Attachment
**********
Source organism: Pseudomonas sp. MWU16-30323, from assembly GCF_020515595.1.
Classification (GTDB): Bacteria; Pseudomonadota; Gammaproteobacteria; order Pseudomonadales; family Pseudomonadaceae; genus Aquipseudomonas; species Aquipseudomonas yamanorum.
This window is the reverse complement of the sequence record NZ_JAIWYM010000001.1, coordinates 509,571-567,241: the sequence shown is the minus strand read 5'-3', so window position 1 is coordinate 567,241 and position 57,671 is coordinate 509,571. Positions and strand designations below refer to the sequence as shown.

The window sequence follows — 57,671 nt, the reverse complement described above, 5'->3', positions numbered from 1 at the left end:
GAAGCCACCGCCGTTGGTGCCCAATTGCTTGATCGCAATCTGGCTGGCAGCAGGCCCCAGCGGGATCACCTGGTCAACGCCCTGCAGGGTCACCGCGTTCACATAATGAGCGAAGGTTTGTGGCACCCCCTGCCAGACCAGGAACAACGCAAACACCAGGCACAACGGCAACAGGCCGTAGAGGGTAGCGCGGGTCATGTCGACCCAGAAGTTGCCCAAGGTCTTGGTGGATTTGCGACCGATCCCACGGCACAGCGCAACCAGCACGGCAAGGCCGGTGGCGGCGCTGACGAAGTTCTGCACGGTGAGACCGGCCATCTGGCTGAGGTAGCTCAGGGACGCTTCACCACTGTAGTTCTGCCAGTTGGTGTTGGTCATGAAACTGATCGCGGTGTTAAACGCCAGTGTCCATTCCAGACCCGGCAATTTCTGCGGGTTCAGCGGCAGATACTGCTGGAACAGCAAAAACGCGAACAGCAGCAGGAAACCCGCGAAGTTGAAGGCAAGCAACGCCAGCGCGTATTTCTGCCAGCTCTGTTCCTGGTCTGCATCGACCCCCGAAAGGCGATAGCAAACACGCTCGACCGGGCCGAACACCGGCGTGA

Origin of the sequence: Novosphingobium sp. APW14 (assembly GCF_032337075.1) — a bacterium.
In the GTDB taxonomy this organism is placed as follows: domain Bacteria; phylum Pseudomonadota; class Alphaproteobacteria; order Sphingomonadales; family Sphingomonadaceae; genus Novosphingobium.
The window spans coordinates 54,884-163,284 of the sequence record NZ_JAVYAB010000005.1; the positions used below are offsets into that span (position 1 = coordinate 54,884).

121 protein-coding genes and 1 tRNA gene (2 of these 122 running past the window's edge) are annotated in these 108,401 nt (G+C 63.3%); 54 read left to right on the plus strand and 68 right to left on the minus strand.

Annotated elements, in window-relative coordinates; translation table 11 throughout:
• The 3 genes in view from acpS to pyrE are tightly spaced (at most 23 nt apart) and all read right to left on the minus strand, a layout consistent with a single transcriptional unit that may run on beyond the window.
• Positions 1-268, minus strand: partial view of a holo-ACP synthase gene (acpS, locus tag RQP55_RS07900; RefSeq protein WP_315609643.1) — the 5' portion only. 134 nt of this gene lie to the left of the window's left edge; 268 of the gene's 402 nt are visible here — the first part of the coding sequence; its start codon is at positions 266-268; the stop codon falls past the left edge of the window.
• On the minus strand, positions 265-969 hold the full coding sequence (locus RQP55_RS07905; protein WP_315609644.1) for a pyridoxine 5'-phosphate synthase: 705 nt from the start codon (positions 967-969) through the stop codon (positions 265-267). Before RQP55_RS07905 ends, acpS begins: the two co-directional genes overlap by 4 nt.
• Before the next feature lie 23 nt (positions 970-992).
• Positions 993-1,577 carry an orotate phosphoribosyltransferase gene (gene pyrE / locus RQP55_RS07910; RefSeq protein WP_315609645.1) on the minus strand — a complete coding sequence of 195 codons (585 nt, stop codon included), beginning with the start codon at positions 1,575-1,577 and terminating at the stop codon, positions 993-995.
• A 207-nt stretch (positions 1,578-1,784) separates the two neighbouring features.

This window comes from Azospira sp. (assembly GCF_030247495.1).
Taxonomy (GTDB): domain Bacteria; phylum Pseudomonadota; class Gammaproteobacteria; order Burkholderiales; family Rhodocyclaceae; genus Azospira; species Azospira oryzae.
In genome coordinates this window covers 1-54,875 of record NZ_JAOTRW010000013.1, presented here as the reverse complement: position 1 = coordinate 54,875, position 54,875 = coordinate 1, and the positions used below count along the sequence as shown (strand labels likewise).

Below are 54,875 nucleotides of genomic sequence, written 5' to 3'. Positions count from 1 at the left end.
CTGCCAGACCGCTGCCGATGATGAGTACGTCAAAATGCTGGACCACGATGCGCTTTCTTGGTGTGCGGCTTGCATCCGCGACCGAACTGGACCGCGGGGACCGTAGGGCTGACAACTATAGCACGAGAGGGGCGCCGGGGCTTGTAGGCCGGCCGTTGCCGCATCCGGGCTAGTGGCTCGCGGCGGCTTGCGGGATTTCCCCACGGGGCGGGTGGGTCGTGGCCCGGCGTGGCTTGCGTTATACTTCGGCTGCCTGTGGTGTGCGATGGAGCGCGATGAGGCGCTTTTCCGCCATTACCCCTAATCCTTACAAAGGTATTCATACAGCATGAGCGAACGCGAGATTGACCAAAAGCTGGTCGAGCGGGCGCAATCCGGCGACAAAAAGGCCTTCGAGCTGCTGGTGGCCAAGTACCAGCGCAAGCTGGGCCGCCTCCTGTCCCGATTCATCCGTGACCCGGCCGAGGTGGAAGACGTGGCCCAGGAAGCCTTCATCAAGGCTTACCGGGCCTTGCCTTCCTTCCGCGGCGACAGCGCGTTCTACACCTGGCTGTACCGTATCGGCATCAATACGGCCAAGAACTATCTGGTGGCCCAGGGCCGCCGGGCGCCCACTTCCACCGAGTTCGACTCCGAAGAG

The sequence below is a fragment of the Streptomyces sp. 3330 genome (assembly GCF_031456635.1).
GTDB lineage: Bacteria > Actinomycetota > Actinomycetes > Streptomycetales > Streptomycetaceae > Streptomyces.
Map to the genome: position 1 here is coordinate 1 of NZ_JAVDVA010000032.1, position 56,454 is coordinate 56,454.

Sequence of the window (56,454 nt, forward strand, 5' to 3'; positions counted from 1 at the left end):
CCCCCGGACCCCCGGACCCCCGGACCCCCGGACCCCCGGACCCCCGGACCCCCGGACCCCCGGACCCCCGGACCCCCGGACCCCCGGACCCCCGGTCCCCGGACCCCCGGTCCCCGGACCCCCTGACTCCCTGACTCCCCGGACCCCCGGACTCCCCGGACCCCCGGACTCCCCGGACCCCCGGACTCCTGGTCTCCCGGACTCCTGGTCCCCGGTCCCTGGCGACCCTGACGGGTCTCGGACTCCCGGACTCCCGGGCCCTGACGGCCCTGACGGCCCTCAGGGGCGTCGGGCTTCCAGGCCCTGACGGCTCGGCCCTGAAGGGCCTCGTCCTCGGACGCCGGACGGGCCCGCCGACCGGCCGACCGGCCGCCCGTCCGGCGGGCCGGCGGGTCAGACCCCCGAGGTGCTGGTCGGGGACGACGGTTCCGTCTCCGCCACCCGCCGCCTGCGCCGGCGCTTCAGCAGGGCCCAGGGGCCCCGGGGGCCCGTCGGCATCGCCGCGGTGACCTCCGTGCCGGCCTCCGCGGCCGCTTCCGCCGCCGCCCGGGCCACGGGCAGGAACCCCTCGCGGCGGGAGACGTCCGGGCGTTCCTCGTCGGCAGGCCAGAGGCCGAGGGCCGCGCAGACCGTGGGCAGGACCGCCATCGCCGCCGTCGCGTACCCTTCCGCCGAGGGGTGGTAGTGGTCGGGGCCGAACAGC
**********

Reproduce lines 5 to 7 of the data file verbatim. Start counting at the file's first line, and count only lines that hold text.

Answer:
GAAGCCACCGCCGTTGGTGCCCAATTGCTTGATCGCAATCTGGCTGGCAGCAGGCCCCAGCGGGATCACCTGGTCAACGCCCTGCAGGGTCACCGCGTTCACATAATGAGCGAAGGTTTGTGGCACCCCCTGCCAGACCAGGAACAACGCAAACACCAGGCACAACGGCAACAGGCCGTAGAGGGTAGCGCGGGTCATGTCGACCCAGAAGTTGCCCAAGGTCTTGGTGGATTTGCGACCGATCCCACGGCACAGCGCAACCAGCACGGCAAGGCCGGTGGCGGCGCTGACGAAGTTCTGCACGGTGAGACCGGCCATCTGGCTGAGGTAGCTCAGGGACGCTTCACCACTGTAGTTCTGCCAGTTGGTGTTGGTCATGAAACTGATCGCGGTGTTAAACGCCAGTGTCCATTCCAGACCCGGCAATTTCTGCGGGTTCAGCGGCAGATACTGCTGGAACAGCAAAAACGCGAACAGCAGCAGGAAACCCGCGAAGTTGAAGGCAAGCAACGCCAGCGCGTATTTCTGCCAGCTCTGTTCCTGGTCTGCATCGACCCCCGAAAGGCGATAGCAAACACGCTCGACCGGGCCGAACACCGGCGTGA

Origin of the sequence: Novosphingobium sp. APW14 (assembly GCF_032337075.1) — a bacterium.
In the GTDB taxonomy this organism is placed as follows: domain Bacteria; phylum Pseudomonadota; class Alphaproteobacteria; order Sphingomonadales; family Sphingomonadaceae; genus Novosphingobium.